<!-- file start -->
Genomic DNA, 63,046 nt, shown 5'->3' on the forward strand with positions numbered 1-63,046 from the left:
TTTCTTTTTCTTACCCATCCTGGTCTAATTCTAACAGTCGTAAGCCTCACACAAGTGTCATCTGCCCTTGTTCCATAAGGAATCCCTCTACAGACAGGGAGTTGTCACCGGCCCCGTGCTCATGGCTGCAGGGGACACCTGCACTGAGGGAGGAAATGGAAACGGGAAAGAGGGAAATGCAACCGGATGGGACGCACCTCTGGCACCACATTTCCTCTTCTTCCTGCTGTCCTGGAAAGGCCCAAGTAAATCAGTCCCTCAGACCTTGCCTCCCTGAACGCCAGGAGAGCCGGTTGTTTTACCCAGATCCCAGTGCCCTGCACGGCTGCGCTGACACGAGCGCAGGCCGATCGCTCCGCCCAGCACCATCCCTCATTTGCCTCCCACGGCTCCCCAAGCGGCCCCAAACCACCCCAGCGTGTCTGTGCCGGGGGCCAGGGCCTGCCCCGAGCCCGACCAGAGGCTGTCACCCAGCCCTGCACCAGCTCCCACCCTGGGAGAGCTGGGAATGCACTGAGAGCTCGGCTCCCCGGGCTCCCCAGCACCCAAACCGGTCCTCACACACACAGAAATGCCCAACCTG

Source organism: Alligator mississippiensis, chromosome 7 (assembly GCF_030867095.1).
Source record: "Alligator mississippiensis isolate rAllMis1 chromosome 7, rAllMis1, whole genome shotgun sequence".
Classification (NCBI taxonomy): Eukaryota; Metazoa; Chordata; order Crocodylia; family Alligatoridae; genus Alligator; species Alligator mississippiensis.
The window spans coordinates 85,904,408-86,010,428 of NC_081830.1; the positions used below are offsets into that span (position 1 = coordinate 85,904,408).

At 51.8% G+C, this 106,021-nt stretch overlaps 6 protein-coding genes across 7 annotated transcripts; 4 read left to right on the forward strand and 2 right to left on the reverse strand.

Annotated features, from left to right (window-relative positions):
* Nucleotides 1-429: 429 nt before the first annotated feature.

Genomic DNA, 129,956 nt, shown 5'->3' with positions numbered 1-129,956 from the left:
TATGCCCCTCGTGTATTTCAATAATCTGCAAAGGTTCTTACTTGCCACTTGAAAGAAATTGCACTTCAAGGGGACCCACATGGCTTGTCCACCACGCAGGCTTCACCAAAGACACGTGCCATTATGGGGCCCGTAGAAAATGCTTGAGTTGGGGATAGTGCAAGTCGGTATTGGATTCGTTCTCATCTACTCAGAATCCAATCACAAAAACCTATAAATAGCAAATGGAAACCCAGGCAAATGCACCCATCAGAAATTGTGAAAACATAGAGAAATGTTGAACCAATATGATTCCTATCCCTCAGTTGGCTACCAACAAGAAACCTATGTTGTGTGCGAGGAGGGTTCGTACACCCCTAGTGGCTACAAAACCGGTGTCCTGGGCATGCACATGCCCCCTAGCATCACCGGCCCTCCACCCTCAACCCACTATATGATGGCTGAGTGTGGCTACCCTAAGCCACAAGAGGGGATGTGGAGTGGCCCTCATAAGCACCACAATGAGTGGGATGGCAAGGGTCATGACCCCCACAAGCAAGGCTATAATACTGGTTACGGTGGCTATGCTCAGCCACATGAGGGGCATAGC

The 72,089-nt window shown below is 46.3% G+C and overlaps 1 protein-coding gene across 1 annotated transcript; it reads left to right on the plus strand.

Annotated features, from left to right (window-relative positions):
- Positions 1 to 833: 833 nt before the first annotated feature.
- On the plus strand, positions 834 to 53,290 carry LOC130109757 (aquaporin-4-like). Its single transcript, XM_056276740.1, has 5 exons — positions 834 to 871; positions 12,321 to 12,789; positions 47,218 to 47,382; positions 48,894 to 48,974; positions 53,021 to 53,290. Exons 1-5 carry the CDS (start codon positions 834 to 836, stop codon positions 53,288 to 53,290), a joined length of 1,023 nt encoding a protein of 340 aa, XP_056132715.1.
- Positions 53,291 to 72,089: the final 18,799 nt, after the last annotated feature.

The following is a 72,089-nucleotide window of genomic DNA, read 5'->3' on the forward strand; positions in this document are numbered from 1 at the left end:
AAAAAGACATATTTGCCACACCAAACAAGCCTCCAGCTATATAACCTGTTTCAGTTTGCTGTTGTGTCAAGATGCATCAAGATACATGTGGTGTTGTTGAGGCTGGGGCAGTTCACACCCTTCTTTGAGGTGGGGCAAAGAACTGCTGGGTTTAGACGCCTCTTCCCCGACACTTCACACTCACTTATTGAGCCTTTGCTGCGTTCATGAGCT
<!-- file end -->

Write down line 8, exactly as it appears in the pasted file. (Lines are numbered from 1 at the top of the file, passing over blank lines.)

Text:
Annotated features, from left to right (window-relative positions):